A fully updated tutorial on the basics of the Python programming language for science students
Python is a computer programming language that is rapidly gaining popularity throughout the sciences. This fully updated edition of A Student's Guide to Python for Physical Modeling aims to help you, the student, teach yourself enough of the Python programming language to get started with physical modeling. You will learn how to install an open-source Python programming environment and use it to accomplish many common scientific computing tasks: importing, exporting, and visualizing data; numerical analysis; and simulation. No prior programming experience is assumed.
This tutorial focuses on fundamentals and introduces a wide range of useful techniques, including:
- Basic Python programming and scripting
- Numerical arrays
- Two- and three-dimensional graphics
- Monte Carlo simulations
- Numerical methods, including solving ordinary differential equations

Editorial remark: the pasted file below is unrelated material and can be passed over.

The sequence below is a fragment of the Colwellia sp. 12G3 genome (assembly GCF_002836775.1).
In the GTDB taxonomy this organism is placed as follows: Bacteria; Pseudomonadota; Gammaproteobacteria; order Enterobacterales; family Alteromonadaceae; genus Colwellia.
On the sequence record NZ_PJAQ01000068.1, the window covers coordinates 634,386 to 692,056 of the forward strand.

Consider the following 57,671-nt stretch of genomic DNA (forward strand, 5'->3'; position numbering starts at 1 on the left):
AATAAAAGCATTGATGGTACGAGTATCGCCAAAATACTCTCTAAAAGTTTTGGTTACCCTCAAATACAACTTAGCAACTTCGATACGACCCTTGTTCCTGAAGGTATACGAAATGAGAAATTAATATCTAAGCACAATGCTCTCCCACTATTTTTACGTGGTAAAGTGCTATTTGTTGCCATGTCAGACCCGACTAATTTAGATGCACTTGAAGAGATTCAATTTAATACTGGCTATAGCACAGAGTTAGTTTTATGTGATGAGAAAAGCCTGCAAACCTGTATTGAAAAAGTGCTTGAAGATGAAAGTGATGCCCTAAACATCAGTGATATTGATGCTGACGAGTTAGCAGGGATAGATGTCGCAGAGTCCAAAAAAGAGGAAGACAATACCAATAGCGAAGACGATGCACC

- Image processing
Numerous code samples and exercises--with solutions—illustrate new ideas as they are introduced. Web-based resources also accompany this guide and include code samples, data sets, and more. This current edition brings the discussion of the Python language, Spyder development environment, and Anaconda distribution up to date. In addition, a new appendix introduces Jupyter notebooks.
Princeton University Press; January 2018
- ISBN 9781400889426
- Read online, or download in secure PDF format
- Title: A Student's Guide to Python for Physical Modeling
- Author: Jesse M. Kinder; Philip Nelson
Imprint: Princeton University Press
In The Press
Praise for the previous edition: "Like patient driving instructors, Kinder and Nelson guide the hands of novice programming students from the get-go, helping them to avoid obstacles and crashes. By the end of the book, students should be racing around confidently like pros, using Python to solve scientific problems of data analysis, modeling, and visualization. A great textbook for a first course in modern scientific programming in any context, and one that I'll be using myself."—Garnet Kin-Lic Chan, Princeton University
About The Author
Jesse M. Kinder is assistant professor of physics at the Oregon Institute of Technology. Philip Nelson is professor of physics at the University of Pennsylvania. His books include From Photon to Neuron (Princeton) and Physical Models of Living Systems.